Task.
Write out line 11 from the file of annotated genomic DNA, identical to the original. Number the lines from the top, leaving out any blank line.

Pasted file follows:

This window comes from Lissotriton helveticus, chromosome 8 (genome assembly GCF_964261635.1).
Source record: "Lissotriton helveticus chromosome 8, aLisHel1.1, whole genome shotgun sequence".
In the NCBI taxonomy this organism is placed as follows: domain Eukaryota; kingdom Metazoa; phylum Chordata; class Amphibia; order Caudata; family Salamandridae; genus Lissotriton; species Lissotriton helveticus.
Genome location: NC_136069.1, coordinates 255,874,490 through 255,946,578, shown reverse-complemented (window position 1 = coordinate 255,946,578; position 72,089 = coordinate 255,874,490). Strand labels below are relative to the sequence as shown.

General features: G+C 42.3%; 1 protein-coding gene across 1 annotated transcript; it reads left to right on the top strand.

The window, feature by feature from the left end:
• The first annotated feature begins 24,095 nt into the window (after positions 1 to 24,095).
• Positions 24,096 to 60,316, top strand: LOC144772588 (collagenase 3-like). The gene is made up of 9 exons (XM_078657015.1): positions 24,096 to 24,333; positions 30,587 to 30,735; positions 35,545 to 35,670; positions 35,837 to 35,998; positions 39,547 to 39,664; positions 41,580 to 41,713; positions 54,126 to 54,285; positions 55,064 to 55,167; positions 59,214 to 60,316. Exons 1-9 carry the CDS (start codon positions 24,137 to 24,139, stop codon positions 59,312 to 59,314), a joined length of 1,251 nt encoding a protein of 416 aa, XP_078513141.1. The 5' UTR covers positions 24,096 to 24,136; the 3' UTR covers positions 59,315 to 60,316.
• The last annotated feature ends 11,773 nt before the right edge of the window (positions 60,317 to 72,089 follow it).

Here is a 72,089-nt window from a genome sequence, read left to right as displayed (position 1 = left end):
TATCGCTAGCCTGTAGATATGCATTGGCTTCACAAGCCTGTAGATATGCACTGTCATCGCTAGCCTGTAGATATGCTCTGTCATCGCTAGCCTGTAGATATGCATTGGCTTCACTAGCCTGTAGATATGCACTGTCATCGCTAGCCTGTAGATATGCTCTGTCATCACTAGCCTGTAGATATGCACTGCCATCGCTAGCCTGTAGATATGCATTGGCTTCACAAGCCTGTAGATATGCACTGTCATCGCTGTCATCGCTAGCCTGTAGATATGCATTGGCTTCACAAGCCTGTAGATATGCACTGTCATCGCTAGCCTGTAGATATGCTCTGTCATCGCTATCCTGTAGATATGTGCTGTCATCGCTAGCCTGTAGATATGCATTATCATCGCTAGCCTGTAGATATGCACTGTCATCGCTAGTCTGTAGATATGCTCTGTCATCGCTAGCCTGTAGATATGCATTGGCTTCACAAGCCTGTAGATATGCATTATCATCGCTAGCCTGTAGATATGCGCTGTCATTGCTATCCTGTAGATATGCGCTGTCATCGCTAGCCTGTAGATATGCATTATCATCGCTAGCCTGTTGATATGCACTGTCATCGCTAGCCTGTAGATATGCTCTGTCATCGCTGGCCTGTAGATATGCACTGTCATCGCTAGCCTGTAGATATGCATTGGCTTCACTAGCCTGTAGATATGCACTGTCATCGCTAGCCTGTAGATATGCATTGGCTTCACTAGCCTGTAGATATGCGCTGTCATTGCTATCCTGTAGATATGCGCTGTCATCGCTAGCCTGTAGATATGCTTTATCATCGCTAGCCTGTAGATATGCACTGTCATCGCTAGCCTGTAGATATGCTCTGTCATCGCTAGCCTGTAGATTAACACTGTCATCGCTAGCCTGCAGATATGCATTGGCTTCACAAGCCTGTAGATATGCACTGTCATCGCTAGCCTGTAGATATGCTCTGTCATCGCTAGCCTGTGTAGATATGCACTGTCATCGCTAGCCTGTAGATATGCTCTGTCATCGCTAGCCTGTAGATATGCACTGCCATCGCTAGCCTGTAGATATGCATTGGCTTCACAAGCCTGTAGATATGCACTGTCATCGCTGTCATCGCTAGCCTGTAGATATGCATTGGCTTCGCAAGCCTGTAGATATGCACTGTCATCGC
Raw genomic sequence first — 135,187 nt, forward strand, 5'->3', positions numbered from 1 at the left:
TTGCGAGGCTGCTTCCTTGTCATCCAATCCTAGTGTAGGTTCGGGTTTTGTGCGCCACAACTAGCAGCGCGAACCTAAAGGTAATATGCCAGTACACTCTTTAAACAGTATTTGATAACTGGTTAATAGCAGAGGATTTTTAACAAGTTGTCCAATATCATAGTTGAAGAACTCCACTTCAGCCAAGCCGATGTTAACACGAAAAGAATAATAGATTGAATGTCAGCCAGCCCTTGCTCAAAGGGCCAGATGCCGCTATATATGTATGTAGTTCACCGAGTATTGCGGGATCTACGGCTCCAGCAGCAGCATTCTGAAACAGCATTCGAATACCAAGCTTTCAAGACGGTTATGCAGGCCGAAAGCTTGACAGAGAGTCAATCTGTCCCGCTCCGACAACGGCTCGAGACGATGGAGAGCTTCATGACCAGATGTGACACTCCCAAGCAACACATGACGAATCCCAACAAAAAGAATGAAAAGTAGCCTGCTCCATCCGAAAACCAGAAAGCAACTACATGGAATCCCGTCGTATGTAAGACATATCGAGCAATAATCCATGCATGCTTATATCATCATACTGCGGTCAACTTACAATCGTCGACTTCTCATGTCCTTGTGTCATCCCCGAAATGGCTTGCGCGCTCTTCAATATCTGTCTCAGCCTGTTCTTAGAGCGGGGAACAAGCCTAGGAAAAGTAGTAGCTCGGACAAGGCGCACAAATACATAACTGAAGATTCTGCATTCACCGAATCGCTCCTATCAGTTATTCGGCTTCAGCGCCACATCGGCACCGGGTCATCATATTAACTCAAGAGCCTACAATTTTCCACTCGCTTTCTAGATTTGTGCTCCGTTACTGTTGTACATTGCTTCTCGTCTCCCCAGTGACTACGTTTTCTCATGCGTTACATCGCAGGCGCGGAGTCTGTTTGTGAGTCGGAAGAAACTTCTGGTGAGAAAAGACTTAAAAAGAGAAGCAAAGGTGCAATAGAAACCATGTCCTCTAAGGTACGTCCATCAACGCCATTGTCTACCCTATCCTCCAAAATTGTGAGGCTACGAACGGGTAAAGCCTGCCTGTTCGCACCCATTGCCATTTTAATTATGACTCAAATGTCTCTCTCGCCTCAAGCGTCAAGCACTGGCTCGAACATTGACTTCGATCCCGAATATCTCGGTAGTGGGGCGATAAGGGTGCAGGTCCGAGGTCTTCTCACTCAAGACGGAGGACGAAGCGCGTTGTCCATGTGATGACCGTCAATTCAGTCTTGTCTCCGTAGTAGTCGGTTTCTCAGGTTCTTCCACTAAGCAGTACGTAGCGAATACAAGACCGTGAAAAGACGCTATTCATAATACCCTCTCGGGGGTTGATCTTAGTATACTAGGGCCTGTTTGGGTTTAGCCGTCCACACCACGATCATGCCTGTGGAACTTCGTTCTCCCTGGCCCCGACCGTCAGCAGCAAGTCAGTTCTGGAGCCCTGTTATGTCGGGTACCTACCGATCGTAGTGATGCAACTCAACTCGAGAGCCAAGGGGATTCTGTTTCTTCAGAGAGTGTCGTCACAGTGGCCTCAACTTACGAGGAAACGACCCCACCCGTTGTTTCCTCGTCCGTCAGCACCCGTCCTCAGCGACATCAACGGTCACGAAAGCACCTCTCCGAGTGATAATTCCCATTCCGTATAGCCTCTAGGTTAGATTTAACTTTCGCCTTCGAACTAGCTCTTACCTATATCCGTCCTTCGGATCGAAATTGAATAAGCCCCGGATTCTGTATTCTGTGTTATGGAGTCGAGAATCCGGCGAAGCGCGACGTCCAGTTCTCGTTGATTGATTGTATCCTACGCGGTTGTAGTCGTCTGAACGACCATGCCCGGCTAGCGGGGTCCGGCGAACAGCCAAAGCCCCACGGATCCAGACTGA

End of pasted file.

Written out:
TATCGCTAGCCTGTAGATATGCATTGGCTTCACAAGCCTGTAGATATGCACTGTCATCGCTAGCCTGTAGATATGCTCTGTCATCGCTAGCCTGTAGATATGCATTGGCTTCACTAGCCTGTAGATATGCACTGTCATCGCTAGCCTGTAGATATGCTCTGTCATCACTAGCCTGTAGATATGCACTGCCATCGCTAGCCTGTAGATATGCATTGGCTTCACAAGCCTGTAGATATGCACTGTCATCGCTGTCATCGCTAGCCTGTAGATATGCATTGGCTTCACAAGCCTGTAGATATGCACTGTCATCGCTAGCCTGTAGATATGCTCTGTCATCGCTATCCTGTAGATATGTGCTGTCATCGCTAGCCTGTAGATATGCATTATCATCGCTAGCCTGTAGATATGCACTGTCATCGCTAGTCTGTAGATATGCTCTGTCATCGCTAGCCTGTAGATATGCATTGGCTTCACAAGCCTGTAGATATGCATTATCATCGCTAGCCTGTAGATATGCGCTGTCATTGCTATCCTGTAGATATGCGCTGTCATCGCTAGCCTGTAGATATGCATTATCATCGCTAGCCTGTTGATATGCACTGTCATCGCTAGCCTGTAGATATGCTCTGTCATCGCTGGCCTGTAGATATGCACTGTCATCGCTAGCCTGTAGATATGCATTGGCTTCACTAGCCTGTAGATATGCACTGTCATCGCTAGCCTGTAGATATGCATTGGCTTCACTAGCCTGTAGATATGCGCTGTCATTGCTATCCTGTAGATATGCGCTGTCATCGCTAGCCTGTAGATATGCTTTATCATCGCTAGCCTGTAGATATGCACTGTCATCGCTAGCCTGTAGATATGCTCTGTCATCGCTAGCCTGTAGATTAACACTGTCATCGCTAGCCTGCAGATATGCATTGGCTTCACAAGCCTGTAGATATGCACTGTCATCGCTAGCCTGTAGATATGCTCTGTCATCGCTAGCCTGTGTAGATATGCACTGTCATCGCTAGCCTGTAGATATGCTCTGTCATCGCTAGCCTGTAGATATGCACTGCCATCGCTAGCCTGTAGATATGCATTGGCTTCACAAGCCTGTAGATATGCACTGTCATCGCTGTCATCGCTAGCCTGTAGATATGCATTGGCTTCGCAAGCCTGTAGATATGCACTGTCATCGC